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What is Diversity?

Diversity refers to the differences that exist among individuals and groups within a population. These differences include, but are not limited to these dimensions: gender, race, age, physical or mental ability, gender identity, sexual orientation, religion/faith, family status, language ability, socio-economic status, immigration/refugee status and geography.

Diverse communities refer to individuals who identify with one or more than one of these dimensions.

Here are examples which may help to describe some of these communities:

Gender: Male / Female / Transgendered

Immigration Status: Newcomers, immigrants, refugees

Age: seniors, adults, youth, children and infants

Religion / Faith: Buddhism, Christianity, Hinduism, Islam, Sikhism, etc.

Ethnicity / Culture: refers to the ethnic roots or ancestral background of a population and may include a learned system of shared values, beliefs and norms –i.e. East Asian, Jewish, Italian, Arab, etc.

Visible Minority: In Canada, Persons (other than First Nations / Inuit / Metis) who are Non-Caucasian in race or non-white in colour – i.e. Black, Chinese, South Asian, etc.

Physical Abilities: Persons having a physical disability or health problem including persons with impaired vision or hearing

Intellectual Disabilities: Persons who are mentally challenged or have a mental condition or health problem that present difficulties with daily living activities, including persons with Acquired Brain Injury

Mental Health: Persons with mental health disorders such as Depression, Anorexia, Schizophrenia, etc.

Sexual Orientation/Gender Identity: Members of the LGBTTTIQQ community – Lesbian, Gay, Bi-sexual, Transsexual, Transgender, Two-Spirit, Inter-sex, Queer, Questioning

Language Ability: Persons who experience difficulty engaging in conversation, processing information or comprehending verbal or written instructions in official or dominant languages

Socioeconomic Status: Homeless persons, low income families, single mothers, public assistance recipients, etc.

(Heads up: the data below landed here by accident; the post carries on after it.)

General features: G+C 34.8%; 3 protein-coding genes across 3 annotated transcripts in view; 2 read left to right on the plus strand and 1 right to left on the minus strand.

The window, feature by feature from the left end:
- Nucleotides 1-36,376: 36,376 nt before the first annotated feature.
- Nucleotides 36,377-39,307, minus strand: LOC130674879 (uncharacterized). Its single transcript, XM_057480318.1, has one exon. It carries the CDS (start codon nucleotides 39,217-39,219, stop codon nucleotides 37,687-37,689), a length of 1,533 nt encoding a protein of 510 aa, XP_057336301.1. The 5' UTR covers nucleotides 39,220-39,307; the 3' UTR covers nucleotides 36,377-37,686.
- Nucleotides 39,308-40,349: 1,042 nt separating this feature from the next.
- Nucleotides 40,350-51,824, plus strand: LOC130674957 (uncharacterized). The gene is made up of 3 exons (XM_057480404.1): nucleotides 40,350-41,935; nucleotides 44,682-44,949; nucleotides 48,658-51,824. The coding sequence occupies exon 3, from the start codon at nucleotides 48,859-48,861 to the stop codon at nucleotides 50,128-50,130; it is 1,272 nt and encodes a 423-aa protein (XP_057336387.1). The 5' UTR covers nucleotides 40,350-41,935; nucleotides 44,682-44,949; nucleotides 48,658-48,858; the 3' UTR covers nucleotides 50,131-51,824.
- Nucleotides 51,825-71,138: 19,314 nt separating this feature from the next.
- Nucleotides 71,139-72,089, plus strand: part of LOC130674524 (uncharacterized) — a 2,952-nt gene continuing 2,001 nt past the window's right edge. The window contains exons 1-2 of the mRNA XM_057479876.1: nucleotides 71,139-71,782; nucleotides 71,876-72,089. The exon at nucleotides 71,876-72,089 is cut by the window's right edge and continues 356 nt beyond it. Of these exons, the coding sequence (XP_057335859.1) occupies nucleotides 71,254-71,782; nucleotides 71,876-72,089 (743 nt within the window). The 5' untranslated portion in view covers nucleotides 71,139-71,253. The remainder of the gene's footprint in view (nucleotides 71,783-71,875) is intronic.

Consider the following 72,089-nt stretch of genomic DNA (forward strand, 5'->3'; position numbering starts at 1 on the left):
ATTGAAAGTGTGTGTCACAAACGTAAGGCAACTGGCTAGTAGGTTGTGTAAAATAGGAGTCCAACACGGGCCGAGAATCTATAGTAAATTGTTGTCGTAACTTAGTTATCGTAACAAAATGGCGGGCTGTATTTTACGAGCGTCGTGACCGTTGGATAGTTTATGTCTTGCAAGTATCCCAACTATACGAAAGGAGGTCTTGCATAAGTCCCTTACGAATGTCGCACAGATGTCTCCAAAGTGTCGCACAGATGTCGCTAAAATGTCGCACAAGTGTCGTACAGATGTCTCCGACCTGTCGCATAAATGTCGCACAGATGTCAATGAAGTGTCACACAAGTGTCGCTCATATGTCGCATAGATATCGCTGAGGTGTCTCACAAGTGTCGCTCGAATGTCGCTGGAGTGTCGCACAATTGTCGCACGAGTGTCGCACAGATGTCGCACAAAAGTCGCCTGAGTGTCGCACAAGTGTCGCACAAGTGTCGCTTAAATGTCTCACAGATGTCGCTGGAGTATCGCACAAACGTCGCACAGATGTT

Geography: Rural / Urban

The examples above are not comprehensive. For definitions of terms, see Glossary page .

Dimentions of Diversity

Why is Diversity Important?

A community is only healthy and harmonious when all its members take part
Some members of the population are often left out, overlooked or fully ignored when it comes to involvement, active engagement, planning and decision-making
Social, economic and environmental determinants of health predict whether we stay healthy or become ill
Institutional or structural inequalities in these areas have serious health implications
Disparities in the health of different groups greatly affects the health status of the whole
We cannot improve the health of the entire population without taking diversity into consideration

Why is Inclusion Important?

‘Exclusion’ denies some individuals access to basic human rights and opportunites to participate in society at large
Social exclusion is associated with increased rates of premature death, depression, higher levels of pregnancy complications and higher levels of disability from chronic illness
Evidence of growing social exclusion in Canadian society, particularly for marginalized groups leading to poorer health outcomes and experiences of differential treatment

What does a Diversity-Sensitive and Inclusive Organization look like?

Perceives diversity as enriching and to be celebrated rather than as a problem to be solved
Understands that ideas and practices based on the dominant culture result in experiences of exclusion and discrimination for many people
Establishes a strategic process to identity and eliminate barriers to participation
Includes the active and meaningful involvement of individuals who reflect the diversity of the community
Implements change and rewards innovation and creativity
Cultivates a climate where the insights of diverse groups are sought and welcomed; where people are not alienated or sidelined because they do not ‘fit’ into a set expectation

 

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